On the vendor side, payments are received and cleared faster, and they don’t bounce, all of which means improved cash flow. You get better remittance data than you do with an ACH or even with a check. Perhaps more subtly, it enhances the image of your business when you’re big enough to accept credit cards.
- Fighting fraud at scale
Criminals always follow the money. When money moved by stagecoach, they robbed stagecoaches. When it moved by train, we had train robbers. As money moves digitally and more people become computer literate, hackers are the new robbers.
Unfortunately today’s robbers enjoy all the same advantages of scale that legitimate businesses do. As it gets harder and harder for individual companies to keep up with fraud at scale, they’ll turn to payment service providers that take on the risk for them.
- Blockchain yes, crypto not yet
Cryptocurrencies and NFTs made headlines in 2021. But, it’s still too early to fully understand how cryptocurrencies and blockchain/distributed ledgers will impact business payments.
Blockchain has made banks a tad bit uncomfortable with promises of being able to offer close to real-time transactions while reducing operational costs. In fact, FLEETCOR already partners with RippleNet in our global payments business. Their distributed ledger technology lets our clients pay their beneficiaries in hours instead of the days it would take using the SWIFT settlement network. For customers that are on RippleNet, all the KYC (Know Your Customer) and AML (Anti Money Laundering) information is vetted and there are bank accounts–not crypto accounts–on either side.
Cryptocurrencies still don’t have those required regulatory frameworks in place. Their untraceable nature, volatility, and lack of widespread acceptance are big challenges that must be overcome before we see mainstream business adoption.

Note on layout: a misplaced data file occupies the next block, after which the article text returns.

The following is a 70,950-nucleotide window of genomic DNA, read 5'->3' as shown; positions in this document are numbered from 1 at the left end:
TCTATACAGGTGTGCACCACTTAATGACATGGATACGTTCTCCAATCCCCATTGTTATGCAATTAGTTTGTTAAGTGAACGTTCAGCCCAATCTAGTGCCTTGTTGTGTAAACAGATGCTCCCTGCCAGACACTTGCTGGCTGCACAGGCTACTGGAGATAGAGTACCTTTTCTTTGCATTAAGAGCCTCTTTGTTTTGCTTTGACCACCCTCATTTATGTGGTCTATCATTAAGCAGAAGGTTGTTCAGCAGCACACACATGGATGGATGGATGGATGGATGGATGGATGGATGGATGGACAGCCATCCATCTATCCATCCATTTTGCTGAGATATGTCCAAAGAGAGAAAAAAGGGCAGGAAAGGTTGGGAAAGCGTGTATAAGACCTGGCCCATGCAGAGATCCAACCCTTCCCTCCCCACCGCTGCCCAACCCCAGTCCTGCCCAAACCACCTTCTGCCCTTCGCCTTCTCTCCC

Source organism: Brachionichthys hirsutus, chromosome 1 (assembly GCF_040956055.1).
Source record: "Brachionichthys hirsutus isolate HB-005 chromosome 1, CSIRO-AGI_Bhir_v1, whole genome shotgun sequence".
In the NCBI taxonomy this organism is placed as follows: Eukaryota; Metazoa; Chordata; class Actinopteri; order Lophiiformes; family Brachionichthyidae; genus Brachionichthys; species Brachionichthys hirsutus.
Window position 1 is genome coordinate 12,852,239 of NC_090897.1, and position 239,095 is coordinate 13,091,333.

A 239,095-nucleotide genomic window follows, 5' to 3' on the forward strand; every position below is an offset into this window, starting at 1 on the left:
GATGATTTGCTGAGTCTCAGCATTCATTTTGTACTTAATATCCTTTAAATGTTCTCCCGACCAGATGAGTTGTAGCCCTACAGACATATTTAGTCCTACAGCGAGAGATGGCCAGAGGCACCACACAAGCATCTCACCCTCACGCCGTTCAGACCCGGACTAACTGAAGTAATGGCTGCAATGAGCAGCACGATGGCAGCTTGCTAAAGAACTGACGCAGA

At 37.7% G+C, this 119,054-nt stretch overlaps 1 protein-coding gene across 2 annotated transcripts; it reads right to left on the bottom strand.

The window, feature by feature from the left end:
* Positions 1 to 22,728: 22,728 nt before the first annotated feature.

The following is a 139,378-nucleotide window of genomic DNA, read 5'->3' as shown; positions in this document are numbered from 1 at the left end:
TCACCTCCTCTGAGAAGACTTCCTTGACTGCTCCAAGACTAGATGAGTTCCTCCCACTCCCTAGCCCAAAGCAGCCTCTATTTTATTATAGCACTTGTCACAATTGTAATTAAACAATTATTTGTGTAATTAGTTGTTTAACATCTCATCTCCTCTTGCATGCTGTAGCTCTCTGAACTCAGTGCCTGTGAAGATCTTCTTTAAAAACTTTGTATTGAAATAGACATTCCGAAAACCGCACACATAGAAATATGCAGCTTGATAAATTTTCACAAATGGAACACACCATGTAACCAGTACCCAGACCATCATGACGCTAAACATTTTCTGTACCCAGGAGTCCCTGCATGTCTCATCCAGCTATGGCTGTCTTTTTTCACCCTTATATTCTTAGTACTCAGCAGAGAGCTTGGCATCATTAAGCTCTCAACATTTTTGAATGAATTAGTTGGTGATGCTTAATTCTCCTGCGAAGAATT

In a nutshell
The digitization of B2B payments is happening. It will take a lot longer than it has with consumer payments, because change happens slower and the market is so big. There’s also more complexity. It’s not enough just to move the money electronically. You have to make all the surrounding processes electronic too.
In 2022, we’ll continue to see companies replace checks with electronic payments. But we’ll also see a growing realization that this isn’t true digital transformation.
Even if you’re making 100% of your payments via ACH and credit card, you still have people doing manual work that could be done much more efficiently through a full service payments provider. That reduces your costs, frees up people and capital, generates rebates, and makes your vendors happier because it’s more efficient for them too.
Rick Fletcher, Group President of Corpay Payables, entered the world of payables through leadership roles at Deloitte Consulting, GE Capital, and Comdata. His passion lies in helping customers operate better through making better decisions and gaining payment efficiency. Rick holds a degree in management from Northwestern University.